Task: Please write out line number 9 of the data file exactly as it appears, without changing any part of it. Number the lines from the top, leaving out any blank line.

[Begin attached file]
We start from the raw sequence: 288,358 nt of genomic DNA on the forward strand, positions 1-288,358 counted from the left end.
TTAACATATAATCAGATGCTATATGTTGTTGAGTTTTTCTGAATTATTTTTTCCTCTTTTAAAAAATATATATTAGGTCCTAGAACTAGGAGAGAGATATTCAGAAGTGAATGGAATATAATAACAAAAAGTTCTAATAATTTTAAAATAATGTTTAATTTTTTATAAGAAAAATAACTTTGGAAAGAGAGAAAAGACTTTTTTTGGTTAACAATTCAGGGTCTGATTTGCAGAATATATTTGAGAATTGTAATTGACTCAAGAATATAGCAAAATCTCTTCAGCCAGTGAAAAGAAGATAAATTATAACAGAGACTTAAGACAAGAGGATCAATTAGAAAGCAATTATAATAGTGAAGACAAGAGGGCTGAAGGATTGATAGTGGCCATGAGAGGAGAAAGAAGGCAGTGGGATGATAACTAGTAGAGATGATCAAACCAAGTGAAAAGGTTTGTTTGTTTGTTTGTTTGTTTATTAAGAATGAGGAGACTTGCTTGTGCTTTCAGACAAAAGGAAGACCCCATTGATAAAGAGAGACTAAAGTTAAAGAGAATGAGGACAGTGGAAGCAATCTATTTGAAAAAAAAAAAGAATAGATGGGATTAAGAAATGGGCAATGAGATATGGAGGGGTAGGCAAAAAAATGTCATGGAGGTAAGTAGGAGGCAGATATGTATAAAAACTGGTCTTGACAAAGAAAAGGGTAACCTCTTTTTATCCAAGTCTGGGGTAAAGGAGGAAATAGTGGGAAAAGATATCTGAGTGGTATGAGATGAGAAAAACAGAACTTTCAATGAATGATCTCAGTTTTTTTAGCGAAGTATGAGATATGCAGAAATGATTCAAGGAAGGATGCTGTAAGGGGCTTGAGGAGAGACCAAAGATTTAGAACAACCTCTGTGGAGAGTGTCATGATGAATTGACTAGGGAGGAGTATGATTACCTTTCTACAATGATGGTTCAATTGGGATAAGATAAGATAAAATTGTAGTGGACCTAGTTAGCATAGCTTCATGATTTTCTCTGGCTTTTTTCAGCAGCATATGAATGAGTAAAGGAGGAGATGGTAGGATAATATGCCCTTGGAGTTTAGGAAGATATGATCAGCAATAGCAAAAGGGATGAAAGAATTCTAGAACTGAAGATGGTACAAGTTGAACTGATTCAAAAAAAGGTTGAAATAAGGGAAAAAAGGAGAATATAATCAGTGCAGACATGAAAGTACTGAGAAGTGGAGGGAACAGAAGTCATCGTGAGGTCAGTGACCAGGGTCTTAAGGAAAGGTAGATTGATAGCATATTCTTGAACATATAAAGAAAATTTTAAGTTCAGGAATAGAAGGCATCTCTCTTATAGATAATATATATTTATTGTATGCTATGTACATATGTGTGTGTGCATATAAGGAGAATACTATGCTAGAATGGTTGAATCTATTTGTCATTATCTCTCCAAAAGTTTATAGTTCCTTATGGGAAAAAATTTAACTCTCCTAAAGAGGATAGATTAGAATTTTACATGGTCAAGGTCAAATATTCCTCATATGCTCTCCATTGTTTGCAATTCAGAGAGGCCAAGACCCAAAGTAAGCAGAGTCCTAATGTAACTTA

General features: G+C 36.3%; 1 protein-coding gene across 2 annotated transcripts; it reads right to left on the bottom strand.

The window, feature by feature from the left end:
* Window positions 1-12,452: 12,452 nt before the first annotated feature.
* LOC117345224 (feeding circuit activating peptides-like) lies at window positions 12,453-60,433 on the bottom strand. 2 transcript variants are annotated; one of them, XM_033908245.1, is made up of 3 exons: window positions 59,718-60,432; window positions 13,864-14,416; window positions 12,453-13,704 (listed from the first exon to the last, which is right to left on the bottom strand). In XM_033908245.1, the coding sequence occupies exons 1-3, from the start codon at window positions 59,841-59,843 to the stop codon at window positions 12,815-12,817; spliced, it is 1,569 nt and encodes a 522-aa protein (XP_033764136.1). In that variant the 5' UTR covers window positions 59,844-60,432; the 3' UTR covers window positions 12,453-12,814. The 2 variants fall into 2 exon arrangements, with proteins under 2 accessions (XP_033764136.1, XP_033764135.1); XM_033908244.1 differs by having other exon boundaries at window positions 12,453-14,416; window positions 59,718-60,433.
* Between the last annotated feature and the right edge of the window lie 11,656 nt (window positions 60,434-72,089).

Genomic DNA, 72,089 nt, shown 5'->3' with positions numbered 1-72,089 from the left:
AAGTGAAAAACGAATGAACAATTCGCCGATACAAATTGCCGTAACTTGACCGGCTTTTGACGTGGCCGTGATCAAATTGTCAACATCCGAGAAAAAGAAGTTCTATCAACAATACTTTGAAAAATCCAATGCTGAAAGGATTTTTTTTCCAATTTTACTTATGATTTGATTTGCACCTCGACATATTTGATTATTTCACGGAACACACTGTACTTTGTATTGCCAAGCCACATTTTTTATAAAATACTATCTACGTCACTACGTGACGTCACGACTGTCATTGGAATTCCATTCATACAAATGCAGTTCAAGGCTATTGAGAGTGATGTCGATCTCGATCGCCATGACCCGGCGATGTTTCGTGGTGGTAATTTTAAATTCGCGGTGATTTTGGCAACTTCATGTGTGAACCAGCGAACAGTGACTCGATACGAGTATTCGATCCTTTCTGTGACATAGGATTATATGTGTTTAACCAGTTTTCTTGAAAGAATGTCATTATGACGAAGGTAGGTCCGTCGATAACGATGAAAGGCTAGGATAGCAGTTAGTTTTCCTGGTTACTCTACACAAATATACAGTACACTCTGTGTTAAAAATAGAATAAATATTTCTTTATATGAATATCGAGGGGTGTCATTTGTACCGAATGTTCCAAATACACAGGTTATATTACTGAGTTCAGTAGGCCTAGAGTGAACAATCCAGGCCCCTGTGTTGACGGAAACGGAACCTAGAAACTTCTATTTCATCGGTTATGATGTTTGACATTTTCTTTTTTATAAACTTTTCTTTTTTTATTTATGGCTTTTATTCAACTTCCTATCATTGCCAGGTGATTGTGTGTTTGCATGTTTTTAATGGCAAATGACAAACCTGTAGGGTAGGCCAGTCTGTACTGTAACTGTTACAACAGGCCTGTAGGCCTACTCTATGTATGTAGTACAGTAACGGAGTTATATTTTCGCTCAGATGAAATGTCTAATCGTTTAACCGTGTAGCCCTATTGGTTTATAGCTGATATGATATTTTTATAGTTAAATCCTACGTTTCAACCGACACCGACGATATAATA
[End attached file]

AAGTGAAAAACGAATGAACAATTCGCCGATACAAATTGCCGTAACTTGACCGGCTTTTGACGTGGCCGTGATCAAATTGTCAACATCCGAGAAAAAGAAGTTCTATCAACAATACTTTGAAAAATCCAATGCTGAAAGGATTTTTTTTCCAATTTTACTTATGATTTGATTTGCACCTCGACATATTTGATTATTTCACGGAACACACTGTACTTTGTATTGCCAAGCCACATTTTTTATAAAATACTATCTACGTCACTACGTGACGTCACGACTGTCATTGGAATTCCATTCATACAAATGCAGTTCAAGGCTATTGAGAGTGATGTCGATCTCGATCGCCATGACCCGGCGATGTTTCGTGGTGGTAATTTTAAATTCGCGGTGATTTTGGCAACTTCATGTGTGAACCAGCGAACAGTGACTCGATACGAGTATTCGATCCTTTCTGTGACATAGGATTATATGTGTTTAACCAGTTTTCTTGAAAGAATGTCATTATGACGAAGGTAGGTCCGTCGATAACGATGAAAGGCTAGGATAGCAGTTAGTTTTCCTGGTTACTCTACACAAATATACAGTACACTCTGTGTTAAAAATAGAATAAATATTTCTTTATATGAATATCGAGGGGTGTCATTTGTACCGAATGTTCCAAATACACAGGTTATATTACTGAGTTCAGTAGGCCTAGAGTGAACAATCCAGGCCCCTGTGTTGACGGAAACGGAACCTAGAAACTTCTATTTCATCGGTTATGATGTTTGACATTTTCTTTTTTATAAACTTTTCTTTTTTTATTTATGGCTTTTATTCAACTTCCTATCATTGCCAGGTGATTGTGTGTTTGCATGTTTTTAATGGCAAATGACAAACCTGTAGGGTAGGCCAGTCTGTACTGTAACTGTTACAACAGGCCTGTAGGCCTACTCTATGTATGTAGTACAGTAACGGAGTTATATTTTCGCTCAGATGAAATGTCTAATCGTTTAACCGTGTAGCCCTATTGGTTTATAGCTGATATGATATTTTTATAGTTAAATCCTACGTTTCAACCGACACCGACGATATAATA